Brock Wahl, Chair
A North Dakota native, Brock currently lives in Bismarck with his wife and two kids and works in natural resources. Growing up in a family full of avid waterfowlers, he wasn’t really introduced to the idea of public land and public access until he harvested his first two deer on public land as a teenager. “We’ve always been a hunting family, but it wasn’t until I started hunting out west and spending time on National Forest Service land that I took some ownership in our Public Land.” Now spending most of his free time with a bow in hand chasing Mule Deer, the North Dakota Badlands have become his home away from home and they formed a foundation for his idea of conservation and wild places. “North Dakota does not lay claim to any dramatic mountain ranges and our landscape can be a little dull by comparison, but I will always consider the Little Missouri National Grasslands to be the place that inspired me to get involved in conservation, they played a huge role in defining what conservation meant to me. The Badlands led me to BHA.” In terms of his work with BHA, he would consider himself an energetic and passionate advocate for public wild lands, and takes pride in being intimately familiar with issues. Brock has written numerous articles about the Badlands in local publications and the Backcountry Journal.
James O'Shea, Vice Chair
James grew up in Minot North Dakota, where he enjoyed hiking, walleye fishing, and pheasant hunting. While attending college in Wyoming he developed a passion for the mountains. When he wasn’t working on a ranch or in school, he spent all his free time camping, backpacking, rafting, snowboarding, and hunting. Later he moved to Grand Forks where he spent much of his free time fishing the Red River and lakes all over Minnesota. He didn’t get into big game hunting until his late 20’s when a good friend gave him a bow to use and learn with. With that generous gift, an addiction was formed hunting white tail and turkeys in Eastern North Dakota and Minnesota. However, the outdoor desires where just not being met. He decided to plan a trip back to the landscape he loved in the badlands and solo backpacked the Maah Daah Hey Trail. After completing the trail in 3 days he decided a change in his life must be made. He picked up and moved to Watford City that year. Now with the larger amount of public land in his back yard fills his whole life with the great outdoors. From shed hunting and wildlife photography to chasing mule deer and bugling bulls with his bow, “There are endless opportunities when we have access to public land”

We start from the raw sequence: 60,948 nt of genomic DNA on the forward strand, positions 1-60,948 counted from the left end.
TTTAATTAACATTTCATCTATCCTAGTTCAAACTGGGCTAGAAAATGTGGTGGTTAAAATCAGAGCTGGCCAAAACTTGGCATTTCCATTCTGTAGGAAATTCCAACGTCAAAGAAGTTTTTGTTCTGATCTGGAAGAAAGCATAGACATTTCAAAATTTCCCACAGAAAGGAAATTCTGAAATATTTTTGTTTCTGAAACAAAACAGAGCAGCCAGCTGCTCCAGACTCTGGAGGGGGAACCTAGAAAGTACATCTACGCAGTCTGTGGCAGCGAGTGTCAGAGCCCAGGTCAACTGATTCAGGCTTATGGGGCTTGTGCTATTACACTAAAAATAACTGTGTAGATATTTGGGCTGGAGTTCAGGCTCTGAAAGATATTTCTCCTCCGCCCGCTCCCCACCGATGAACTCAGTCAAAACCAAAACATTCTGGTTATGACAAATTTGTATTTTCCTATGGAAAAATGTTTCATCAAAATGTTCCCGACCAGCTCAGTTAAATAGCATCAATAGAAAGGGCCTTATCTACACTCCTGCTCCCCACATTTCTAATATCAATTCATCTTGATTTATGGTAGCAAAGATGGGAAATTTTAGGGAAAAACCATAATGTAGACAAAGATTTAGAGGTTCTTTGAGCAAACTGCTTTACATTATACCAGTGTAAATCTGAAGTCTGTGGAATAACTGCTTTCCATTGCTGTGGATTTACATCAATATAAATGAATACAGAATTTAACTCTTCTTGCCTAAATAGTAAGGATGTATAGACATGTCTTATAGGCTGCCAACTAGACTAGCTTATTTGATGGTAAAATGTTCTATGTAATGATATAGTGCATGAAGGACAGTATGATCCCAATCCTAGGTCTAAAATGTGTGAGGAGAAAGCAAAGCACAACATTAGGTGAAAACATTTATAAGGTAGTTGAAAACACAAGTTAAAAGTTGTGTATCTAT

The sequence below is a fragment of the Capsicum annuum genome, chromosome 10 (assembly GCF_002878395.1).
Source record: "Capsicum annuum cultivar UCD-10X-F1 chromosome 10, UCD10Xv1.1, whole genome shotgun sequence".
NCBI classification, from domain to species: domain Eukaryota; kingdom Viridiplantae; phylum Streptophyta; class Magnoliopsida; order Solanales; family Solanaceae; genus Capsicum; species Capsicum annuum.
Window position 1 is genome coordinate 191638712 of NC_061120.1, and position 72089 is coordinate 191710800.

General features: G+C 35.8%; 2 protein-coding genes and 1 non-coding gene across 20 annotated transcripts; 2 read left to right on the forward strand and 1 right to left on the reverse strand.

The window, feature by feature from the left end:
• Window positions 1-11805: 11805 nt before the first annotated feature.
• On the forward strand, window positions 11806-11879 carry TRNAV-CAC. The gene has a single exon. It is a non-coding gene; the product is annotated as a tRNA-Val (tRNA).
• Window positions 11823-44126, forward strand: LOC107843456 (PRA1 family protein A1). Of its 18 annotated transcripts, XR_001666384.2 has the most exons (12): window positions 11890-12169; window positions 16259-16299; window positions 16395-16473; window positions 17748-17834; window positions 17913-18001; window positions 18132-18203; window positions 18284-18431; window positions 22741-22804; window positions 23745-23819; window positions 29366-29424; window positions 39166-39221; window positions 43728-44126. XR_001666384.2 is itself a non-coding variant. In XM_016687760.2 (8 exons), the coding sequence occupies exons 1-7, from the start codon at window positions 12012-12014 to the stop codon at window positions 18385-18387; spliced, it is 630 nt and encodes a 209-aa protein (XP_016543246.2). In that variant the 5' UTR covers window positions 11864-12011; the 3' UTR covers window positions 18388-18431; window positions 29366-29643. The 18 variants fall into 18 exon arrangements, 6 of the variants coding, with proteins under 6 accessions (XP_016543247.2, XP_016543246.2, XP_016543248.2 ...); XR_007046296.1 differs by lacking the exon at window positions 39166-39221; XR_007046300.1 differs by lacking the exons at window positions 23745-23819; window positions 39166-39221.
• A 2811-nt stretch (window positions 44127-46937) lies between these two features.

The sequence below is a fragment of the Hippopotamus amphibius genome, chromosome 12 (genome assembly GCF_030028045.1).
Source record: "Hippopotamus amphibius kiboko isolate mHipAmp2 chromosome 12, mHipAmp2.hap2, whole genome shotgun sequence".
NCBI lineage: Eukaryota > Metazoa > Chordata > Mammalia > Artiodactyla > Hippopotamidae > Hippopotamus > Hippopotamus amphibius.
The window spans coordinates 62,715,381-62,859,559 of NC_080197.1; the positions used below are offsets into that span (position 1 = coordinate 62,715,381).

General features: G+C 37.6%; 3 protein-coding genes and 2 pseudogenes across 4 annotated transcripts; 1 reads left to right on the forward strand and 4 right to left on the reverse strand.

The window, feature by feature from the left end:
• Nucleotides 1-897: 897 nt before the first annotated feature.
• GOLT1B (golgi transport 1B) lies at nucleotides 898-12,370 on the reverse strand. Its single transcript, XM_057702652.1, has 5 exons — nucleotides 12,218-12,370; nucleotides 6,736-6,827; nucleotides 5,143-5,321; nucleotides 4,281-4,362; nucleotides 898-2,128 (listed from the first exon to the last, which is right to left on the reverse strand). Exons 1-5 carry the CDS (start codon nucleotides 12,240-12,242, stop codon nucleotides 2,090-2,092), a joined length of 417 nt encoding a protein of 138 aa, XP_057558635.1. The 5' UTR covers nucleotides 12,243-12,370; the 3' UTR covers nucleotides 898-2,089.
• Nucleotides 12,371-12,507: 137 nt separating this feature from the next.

He found BHA through a take action post and has since followed along with all legislation attempting to remove or develop on public lands that he holds so sacred. Within North Dakota he found many areas that he would like to improve on or restrict access to and was not finding the help he desired from other organizations. So, he sought out BHA to get more involved and is looking forward to protecting and improving our public lands for generations to come. “Invest in land, they aren’t making anymore of it!”
“One gift, one act of generosity, one word may change someone’s life.”
Andrew Sather, Treasurer
Andrew lives in Bismarck, North Dakota, where he works as a project engineer for a mid-sized manufacturing company. He grew up on the eastern edge of North Dakota. Being so close to the Land of 10,000 Lakes (MN), Andrew spent his early years on the water. As he spent more time in the outdoors, he was introduced to the pursuit of wild game. The fast-shooting aspect of hunting ducks, the patience of hunting deer, and the hard work of hunting pheasants sealed the deal for a lifestyle of hunting and fishing.
Now, Andrew spends much of his time in the field chasing ringnecks with his Fiancée and his dog, Raine, on the thousands of acres of public land in North Dakota. Coming from very few connections to private landowners, “my only opportunity to harvest wild game came from public lands, so I know firsthand how important it is to retain and expand the public land portfolio. Without public lands, very few people would ever get to experience the outdoors, myself included.”